Exercise may bring a wide range of benefits to adult and pediatric patients with Fontan circulation, according to study results intended to be presented at the annual meeting of the American College of Cardiology (ACC.20).1

In patients with Fontan circulation, the systemic venous pressure is elevated, and pulmonary resistance can also increase. Resistance training in individuals with Fontan circulation was found to improve cardiac filling, cardiac output, and exercise capacity on constant positive airway pressure.2

Some patients with Fontan circulation also exhibit myopenia,3 and a subset of adults with Fontan and New York Heart Association Class I/II heart failure may have reduced skeletal muscle mass compared with healthy individuals (mean z-score, -1.5; 70% with z-score <1; 30% with a reduction in z-score in the sarcopenic range).4


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In a study in which adult patients with Fontan circulation were enrolled, muscle mass and peak VO2 increased in participants who followed a high-intensity resistance training regimen (n=6) vs no exercise (n=5) during a 20-week period (P =.003 and P =.02, respectively).2

Individuals with Fontan circulation between the ages of 6 and 20 participating in sports club activities had higher peak VO2 compared with their less active counterparts.5 In another study, patients who had undergone Fontan surgery (n=17; mean age, 15±3) and followed an 8-week-long exercise training program at home or the hospital, had improved oxygen consumption at anaerobic threshold (P =.02) and peak oxygen pulse (P =.049) at the end of the training program compared with baseline.6

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Additional benefits recorded in patients with Fontan circulation engaging in specific types of exercise regimens include improved ventilator efficiency and stroke volume with inspiratory muscle training and strengthening of respiratory muscles with traditional types of exercises.1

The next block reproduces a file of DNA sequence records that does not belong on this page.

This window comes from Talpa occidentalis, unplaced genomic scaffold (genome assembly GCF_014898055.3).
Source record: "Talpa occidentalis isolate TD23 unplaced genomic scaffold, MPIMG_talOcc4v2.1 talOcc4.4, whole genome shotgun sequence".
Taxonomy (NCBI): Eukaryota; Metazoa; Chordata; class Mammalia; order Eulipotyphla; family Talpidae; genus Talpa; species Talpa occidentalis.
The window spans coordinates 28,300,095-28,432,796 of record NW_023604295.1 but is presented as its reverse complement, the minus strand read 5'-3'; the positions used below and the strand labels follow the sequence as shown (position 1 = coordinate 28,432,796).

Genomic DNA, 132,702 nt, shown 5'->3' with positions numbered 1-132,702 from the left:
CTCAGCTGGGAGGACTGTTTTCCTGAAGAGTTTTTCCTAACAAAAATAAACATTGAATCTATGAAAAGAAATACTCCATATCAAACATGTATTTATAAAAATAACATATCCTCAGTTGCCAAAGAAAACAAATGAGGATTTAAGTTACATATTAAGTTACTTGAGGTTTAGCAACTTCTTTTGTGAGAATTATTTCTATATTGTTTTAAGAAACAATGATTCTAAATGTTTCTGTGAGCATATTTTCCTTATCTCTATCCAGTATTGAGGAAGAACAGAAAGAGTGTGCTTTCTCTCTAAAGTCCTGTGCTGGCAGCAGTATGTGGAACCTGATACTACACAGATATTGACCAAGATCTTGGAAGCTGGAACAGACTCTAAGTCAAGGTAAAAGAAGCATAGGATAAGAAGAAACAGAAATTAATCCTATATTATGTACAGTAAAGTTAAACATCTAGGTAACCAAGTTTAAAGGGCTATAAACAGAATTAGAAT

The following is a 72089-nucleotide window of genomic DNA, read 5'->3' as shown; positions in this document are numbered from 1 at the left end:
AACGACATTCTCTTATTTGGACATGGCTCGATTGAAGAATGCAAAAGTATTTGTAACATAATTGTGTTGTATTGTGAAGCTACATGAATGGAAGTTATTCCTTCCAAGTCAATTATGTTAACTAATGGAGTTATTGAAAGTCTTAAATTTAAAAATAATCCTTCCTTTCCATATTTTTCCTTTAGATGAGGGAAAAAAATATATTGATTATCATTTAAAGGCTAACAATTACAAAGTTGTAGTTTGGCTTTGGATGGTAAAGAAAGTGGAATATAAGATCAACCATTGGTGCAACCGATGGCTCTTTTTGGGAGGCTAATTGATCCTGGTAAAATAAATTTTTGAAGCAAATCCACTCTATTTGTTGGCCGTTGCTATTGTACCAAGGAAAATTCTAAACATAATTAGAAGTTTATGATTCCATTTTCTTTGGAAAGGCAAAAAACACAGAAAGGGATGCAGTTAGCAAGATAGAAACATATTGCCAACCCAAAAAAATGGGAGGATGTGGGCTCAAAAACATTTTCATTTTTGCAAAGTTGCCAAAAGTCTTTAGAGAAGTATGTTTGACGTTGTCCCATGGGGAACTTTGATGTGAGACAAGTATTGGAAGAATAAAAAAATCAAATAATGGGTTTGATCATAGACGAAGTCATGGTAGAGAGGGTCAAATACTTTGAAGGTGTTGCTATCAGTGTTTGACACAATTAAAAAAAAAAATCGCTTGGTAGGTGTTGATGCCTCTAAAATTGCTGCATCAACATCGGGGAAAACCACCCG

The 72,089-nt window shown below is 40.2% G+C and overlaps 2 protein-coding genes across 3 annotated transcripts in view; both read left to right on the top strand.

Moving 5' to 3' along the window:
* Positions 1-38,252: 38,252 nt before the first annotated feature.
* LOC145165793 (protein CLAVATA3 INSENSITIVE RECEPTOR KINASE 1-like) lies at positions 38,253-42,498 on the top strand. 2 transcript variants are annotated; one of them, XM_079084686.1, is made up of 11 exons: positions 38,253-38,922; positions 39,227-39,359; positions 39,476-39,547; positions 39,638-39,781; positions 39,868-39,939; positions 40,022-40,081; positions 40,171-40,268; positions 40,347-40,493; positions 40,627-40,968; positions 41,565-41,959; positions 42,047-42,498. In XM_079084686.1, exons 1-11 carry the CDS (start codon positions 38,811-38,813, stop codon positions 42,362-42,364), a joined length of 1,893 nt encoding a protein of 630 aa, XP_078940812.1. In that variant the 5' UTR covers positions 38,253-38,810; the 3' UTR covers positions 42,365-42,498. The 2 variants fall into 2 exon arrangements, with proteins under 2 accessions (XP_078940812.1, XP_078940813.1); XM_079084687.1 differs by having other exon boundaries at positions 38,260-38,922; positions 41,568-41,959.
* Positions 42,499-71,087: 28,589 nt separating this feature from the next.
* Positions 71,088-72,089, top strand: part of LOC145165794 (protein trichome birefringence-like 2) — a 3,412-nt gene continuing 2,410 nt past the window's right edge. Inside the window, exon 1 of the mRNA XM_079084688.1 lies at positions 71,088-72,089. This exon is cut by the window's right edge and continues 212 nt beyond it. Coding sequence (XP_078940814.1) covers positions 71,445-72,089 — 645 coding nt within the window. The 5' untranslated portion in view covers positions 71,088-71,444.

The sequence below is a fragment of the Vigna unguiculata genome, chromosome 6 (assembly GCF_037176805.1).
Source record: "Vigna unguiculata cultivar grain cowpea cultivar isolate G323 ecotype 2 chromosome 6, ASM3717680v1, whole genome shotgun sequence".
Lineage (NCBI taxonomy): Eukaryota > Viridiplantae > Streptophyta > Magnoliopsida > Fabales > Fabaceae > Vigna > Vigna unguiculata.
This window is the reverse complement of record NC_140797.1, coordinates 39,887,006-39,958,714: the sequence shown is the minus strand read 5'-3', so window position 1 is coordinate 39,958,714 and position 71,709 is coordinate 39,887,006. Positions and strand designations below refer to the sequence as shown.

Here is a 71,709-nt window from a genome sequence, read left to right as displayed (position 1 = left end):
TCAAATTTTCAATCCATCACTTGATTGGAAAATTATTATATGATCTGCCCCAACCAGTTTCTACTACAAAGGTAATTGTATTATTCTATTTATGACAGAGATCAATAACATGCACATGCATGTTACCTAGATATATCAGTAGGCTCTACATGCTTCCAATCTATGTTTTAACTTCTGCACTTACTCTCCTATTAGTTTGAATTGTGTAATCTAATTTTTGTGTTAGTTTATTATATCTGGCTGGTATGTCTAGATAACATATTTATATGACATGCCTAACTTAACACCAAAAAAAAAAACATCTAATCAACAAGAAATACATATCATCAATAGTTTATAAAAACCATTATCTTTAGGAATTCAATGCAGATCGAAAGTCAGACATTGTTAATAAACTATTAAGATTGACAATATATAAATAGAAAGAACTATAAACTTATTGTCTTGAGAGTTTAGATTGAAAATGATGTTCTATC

“In the setting of Fontan physiology, exercise improves body composition, preload, stroke volume, and exercise capacity,” concluded the presenter, Rachael Cordina, MD, staff specialist in cardiology at the Royal Prince Alfred Hospital in Sydney, Australia. “Exercise is great therapy for mental health and quality of life…[and] observational data suggest that exercise training may translate to improved clinical outcomes but prospective data are lacking.”

References

  1. Cordina R. Exercise in the Fontan patient: The other medication. Intended to be presented at: American College of Cardiology 69th Annual Scientific Session; March 28-30, 2020; Chicago, IL.
  2. Cordina RL, O’meagher S, Karmali A, et al. Resistance training improves cardiac output, exercise capacity and tolerance to positive airway pressure in Fontan physiology. Int J Cardiol. 2013;168(2):780-788.
  3. Shiina Y, Murakami T, Matsumoto N, et al. Body composition, appetite-related hormones, adipocytokines, and heart failure in adult patients with congenital heart disease: A preliminary study. Congenit Heart Dis. 2018;13(1):79-84.
  4. Cordina R, O’meagher S, Gould H, et al. Skeletal muscle abnormalities and exercise capacity in adults with a Fontan circulation. Heart. 2013;99(20):1530-1534.